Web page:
A Brexit transition deal and the expectation of an interest rate hike pushed the Pound up to its highest level since the EU Referendum.
The Pound topped $1.43 on Tuesday, a level not seen since the day voters went to the polls to decide on the UK’s future in the European Union.
The milestone came after a period of steady growth, which will be good news for importers as well as Brits heading abroad on their holidays, if not for exporters.
Daily FX Senior Currency Strategist Christoper Vecchio explained: “The British Pound has been steadily rising for the past few months against its peers for two main reasons.
“First, the mood around Brexit has turned decidedly more positive. There’s been scant talk of a ‘hard Brexit’ scenario playing out now that the UK and the EU have agreed to a transition window after March 2019 – even if the framework of the Brexit deal is still nebulous at best.
“Second, persistently high inflation readings out of the UK have heightened the need for a rate hike by the Bank of England.”
The Bank of England’s base rate returned to 0.5% in November, after falling to a record low of 0.25% in the aftermath of the referendum.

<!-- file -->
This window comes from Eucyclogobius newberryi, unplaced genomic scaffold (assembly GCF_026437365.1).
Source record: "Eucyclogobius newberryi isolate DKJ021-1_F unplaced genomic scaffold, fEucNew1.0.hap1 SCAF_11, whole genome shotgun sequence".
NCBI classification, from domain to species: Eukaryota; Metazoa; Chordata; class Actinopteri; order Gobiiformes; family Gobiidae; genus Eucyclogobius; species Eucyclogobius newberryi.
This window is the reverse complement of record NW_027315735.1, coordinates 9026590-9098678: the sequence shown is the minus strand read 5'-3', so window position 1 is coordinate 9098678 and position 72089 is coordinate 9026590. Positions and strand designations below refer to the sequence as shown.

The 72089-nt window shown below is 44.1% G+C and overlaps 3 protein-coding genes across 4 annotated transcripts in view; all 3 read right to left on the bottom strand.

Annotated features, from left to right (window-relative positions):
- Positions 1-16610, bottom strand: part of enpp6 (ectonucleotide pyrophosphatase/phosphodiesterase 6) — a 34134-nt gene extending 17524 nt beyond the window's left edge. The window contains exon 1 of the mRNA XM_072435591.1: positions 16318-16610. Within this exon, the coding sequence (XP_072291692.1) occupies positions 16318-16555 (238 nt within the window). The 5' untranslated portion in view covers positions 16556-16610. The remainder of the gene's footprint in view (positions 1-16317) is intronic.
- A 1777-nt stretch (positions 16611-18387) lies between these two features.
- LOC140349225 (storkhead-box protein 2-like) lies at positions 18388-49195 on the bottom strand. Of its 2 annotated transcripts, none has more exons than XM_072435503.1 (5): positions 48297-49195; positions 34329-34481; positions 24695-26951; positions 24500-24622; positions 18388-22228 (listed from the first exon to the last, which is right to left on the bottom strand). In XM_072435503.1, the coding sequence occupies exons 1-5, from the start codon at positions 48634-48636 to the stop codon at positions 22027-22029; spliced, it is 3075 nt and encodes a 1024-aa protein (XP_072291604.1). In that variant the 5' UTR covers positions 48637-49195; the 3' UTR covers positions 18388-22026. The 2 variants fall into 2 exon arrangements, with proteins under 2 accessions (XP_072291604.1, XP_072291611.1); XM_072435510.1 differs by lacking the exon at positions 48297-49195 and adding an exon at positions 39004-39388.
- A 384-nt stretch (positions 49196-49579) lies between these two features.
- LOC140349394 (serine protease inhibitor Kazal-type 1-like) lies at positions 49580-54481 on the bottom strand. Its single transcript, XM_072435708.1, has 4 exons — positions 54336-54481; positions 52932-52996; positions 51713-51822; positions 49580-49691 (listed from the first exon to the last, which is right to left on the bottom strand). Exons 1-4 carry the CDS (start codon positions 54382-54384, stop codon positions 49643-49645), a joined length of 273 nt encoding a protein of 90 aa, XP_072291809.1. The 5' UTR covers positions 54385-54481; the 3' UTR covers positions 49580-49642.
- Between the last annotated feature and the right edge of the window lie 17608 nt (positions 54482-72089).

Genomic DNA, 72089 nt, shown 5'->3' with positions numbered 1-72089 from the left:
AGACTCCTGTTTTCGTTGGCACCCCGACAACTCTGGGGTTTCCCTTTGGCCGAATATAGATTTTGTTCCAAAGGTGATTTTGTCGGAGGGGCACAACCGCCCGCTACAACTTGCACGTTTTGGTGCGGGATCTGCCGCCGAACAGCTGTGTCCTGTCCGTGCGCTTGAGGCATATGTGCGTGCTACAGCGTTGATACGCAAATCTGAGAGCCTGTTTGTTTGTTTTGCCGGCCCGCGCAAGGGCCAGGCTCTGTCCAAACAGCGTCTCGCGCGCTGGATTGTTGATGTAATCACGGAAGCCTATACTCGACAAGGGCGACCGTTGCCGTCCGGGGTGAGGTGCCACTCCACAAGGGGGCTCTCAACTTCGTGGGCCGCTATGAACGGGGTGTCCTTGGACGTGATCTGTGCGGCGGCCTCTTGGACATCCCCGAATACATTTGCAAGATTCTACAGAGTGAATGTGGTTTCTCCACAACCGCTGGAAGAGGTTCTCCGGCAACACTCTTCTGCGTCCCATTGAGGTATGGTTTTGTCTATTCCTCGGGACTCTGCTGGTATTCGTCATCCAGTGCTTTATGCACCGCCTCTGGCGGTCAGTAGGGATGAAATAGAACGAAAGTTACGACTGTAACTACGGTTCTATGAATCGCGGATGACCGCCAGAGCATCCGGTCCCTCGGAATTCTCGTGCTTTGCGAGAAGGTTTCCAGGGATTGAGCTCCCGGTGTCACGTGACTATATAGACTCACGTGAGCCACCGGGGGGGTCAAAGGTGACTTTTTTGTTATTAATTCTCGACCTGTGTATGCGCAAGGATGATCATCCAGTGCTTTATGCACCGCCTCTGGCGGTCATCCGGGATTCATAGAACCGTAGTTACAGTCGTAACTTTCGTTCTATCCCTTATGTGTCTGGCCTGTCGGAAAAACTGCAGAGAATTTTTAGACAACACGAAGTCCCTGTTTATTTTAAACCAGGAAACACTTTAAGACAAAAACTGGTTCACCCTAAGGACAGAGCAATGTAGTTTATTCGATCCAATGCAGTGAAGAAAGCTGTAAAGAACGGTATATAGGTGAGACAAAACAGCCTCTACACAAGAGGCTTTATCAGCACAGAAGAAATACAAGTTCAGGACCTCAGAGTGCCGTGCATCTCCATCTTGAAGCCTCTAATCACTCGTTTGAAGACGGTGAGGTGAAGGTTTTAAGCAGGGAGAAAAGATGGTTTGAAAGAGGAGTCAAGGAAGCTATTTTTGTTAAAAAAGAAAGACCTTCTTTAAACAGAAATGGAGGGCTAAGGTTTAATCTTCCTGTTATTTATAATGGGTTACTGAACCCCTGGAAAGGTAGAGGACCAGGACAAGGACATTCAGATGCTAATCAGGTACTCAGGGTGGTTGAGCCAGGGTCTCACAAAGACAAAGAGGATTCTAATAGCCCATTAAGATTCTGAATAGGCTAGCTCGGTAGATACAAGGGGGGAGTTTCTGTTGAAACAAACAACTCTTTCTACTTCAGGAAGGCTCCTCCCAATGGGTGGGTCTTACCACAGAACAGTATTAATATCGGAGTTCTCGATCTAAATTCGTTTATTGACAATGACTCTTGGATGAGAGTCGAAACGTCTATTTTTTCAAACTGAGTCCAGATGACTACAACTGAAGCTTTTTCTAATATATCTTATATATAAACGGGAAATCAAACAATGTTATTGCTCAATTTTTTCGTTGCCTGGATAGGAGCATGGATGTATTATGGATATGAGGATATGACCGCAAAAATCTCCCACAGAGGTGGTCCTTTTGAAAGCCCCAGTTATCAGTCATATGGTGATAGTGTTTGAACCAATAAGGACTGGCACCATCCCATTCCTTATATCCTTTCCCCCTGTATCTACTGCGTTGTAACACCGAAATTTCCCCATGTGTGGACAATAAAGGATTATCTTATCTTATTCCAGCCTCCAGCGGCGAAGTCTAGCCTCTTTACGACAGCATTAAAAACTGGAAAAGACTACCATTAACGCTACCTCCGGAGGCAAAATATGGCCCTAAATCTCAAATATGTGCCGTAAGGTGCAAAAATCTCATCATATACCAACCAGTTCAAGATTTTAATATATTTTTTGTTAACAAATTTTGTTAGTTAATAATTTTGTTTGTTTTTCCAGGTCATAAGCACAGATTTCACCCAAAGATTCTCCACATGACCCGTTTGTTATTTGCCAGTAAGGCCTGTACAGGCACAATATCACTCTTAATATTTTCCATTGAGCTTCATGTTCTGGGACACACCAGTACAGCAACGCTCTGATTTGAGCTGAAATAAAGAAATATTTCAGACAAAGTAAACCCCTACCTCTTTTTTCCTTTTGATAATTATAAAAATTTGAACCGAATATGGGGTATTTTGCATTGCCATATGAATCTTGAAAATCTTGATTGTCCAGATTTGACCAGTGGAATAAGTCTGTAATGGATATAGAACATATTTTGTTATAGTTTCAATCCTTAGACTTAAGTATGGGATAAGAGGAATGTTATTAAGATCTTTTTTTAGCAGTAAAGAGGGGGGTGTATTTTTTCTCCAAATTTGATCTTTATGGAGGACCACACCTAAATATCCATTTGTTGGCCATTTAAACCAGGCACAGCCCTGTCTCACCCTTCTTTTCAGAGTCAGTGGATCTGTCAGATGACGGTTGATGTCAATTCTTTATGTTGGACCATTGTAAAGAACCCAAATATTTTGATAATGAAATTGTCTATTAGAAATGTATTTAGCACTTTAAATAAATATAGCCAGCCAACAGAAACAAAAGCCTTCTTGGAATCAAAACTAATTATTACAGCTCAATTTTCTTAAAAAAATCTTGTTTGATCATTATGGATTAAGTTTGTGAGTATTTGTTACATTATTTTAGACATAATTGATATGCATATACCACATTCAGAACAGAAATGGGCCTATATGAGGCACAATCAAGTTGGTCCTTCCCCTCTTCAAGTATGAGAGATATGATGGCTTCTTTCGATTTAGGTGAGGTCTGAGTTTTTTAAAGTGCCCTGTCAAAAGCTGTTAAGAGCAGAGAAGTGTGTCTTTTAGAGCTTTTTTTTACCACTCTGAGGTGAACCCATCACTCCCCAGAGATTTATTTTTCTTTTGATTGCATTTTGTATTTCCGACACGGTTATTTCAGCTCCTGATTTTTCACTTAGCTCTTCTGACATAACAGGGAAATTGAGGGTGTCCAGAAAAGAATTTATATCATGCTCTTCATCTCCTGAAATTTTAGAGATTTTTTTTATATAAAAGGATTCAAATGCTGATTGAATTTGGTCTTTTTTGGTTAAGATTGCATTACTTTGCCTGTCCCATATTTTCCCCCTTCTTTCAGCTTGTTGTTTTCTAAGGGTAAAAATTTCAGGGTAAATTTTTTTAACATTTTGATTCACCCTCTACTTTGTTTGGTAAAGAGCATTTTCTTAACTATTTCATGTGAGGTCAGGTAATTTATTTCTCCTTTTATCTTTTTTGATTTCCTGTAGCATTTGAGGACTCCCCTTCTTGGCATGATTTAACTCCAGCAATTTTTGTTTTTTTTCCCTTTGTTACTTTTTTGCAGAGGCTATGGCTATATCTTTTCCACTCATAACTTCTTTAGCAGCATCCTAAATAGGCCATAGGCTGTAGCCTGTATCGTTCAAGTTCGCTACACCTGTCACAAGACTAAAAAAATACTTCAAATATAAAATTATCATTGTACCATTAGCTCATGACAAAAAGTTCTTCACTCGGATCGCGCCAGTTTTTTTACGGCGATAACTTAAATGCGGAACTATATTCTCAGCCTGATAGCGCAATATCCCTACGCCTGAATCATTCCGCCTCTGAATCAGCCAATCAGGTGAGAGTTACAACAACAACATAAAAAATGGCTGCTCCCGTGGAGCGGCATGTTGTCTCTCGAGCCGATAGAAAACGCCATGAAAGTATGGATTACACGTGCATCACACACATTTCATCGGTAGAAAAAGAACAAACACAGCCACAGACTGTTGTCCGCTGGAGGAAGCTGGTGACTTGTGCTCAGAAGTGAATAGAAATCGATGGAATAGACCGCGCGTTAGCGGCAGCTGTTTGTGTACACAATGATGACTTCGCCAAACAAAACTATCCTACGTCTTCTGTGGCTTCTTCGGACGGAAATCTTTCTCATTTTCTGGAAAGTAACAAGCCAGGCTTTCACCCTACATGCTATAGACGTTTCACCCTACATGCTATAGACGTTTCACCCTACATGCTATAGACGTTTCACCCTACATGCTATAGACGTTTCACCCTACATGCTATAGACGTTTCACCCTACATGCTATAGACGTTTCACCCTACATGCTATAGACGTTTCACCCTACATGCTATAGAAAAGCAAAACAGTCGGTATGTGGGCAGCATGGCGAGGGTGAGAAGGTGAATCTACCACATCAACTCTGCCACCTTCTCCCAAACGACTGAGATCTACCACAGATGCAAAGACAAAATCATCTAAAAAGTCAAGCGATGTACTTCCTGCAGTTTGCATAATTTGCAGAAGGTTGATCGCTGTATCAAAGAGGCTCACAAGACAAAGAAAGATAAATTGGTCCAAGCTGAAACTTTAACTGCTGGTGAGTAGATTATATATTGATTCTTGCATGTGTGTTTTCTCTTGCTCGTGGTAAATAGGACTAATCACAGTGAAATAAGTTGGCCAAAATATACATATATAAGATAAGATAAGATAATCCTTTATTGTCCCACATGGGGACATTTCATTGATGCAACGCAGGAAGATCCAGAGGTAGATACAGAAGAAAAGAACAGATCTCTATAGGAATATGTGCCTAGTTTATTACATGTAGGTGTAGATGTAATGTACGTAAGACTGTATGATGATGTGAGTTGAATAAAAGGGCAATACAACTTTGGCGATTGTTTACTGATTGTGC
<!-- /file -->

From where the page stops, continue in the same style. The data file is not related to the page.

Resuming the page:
Experts now believe it’s highly like that this figure will rise to 0.75% next month – with the prospect of the base rate reaching 1% when the Bank of England releases its last Quarterly Inflation Report in November.
Mr Vecchio added: “Overnight index swaps have gone from pricing in a 40% chance of a 25-bps hike in May in the first week of January to an 85% implied probability of a May rate hike. Similarly, there is now a 50% chance of a second 25-bps rate hike by November 2018.”
The Bank of England’s Monetary Policy Committee is due to meet and vote on a potential interest rate rise on May 10. In March it had voted 7-2 in favour of holding the rate at 0.5%, with members Ian McCafferty and Michael Saunders arguing that rates needed to go up to reflect inflationary pressure such as wage rises.
The Pound fell from $1.49 on the eve of the referendum to $1.29 in the days after the electorate opted to leave the European Union by 52%-48%. The Pound fell further to $1.20 at the start of 2017.